Lack of cardiologists limits care: Celia Hall reports from the 14th Congress of the European Society of Cardiology in Barcelona

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A LACK of heart specialists in Britain means that only two out of three people who need pacemakers to regulate their heartbeat are fitted with them.

Dr Michael Petch, consultant cardiologist at Papworth Hospital, Cambridgeshire, said that parts of the UK had the highest levels of heart disease in Europe, but Britain had the lowest number of cardiologists per head of population. Although there are 229 coronary care units in 203 health districts there were only 37 major centres where invasive, high-tech cardiology was practised, he said.

Dr Petch said that only 55 cardiologists at senior registrar level were in the four-year training, which is soon to be increased to five years. At the same time, 26 cardiologists would retire within five years. 'There will not be enough cardiologists even to fill existing posts,' he said.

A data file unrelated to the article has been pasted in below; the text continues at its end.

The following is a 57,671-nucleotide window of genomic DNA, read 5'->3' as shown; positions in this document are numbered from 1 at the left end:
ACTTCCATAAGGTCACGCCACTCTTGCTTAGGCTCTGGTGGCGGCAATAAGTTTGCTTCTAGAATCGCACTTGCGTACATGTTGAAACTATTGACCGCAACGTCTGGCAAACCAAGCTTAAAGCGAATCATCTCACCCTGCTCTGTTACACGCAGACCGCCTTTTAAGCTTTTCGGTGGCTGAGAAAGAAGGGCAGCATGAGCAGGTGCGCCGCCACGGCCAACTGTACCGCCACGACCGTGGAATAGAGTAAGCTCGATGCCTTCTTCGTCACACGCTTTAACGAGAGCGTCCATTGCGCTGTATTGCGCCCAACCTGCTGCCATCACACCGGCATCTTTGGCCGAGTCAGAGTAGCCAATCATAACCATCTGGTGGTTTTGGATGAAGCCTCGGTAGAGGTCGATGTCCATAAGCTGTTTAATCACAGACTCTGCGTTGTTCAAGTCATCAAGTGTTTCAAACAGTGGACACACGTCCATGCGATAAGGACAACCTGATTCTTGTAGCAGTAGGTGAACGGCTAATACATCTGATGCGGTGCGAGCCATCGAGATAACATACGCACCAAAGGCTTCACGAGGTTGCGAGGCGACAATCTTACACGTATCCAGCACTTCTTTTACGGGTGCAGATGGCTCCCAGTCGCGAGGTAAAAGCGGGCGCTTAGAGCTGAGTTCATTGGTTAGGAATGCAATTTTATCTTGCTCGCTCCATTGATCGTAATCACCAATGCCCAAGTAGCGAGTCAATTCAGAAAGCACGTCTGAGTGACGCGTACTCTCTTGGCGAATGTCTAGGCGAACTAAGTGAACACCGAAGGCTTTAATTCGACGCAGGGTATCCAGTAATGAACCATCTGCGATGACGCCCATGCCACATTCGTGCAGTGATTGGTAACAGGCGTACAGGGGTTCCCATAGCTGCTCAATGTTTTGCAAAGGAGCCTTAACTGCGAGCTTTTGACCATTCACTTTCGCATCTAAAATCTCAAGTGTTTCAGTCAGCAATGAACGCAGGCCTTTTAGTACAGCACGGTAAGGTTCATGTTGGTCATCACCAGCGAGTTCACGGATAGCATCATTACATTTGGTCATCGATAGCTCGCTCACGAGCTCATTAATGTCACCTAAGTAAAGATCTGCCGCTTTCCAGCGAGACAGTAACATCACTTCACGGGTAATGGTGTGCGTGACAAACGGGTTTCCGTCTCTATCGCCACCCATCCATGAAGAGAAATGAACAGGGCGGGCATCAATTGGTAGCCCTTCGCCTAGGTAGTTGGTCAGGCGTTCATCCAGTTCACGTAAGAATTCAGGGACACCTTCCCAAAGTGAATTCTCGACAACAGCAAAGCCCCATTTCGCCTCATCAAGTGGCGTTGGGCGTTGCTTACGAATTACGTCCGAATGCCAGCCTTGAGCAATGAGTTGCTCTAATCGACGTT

As a result people are going without specialist care and some would die early because of it. Britain spent far less on health care - pounds 640 per head - compared with other nations, representing 6.5 per cent of the gross national product. 'This is way below the average for Europe, which is 9 per cent, and is far below America at 12 per cent.'

The British shortage meant that many of the new and advanced procedures available would be undertaken by general physicians or not at all. 'If you are short of specialists you put in fewer pacemakers, for instance. We do far fewer than in other countries.'

The reason, Dr Petch said, was not that the need for pacemakers varied so greatly across Europe, rather that there were people in the British community whose need was not being identified.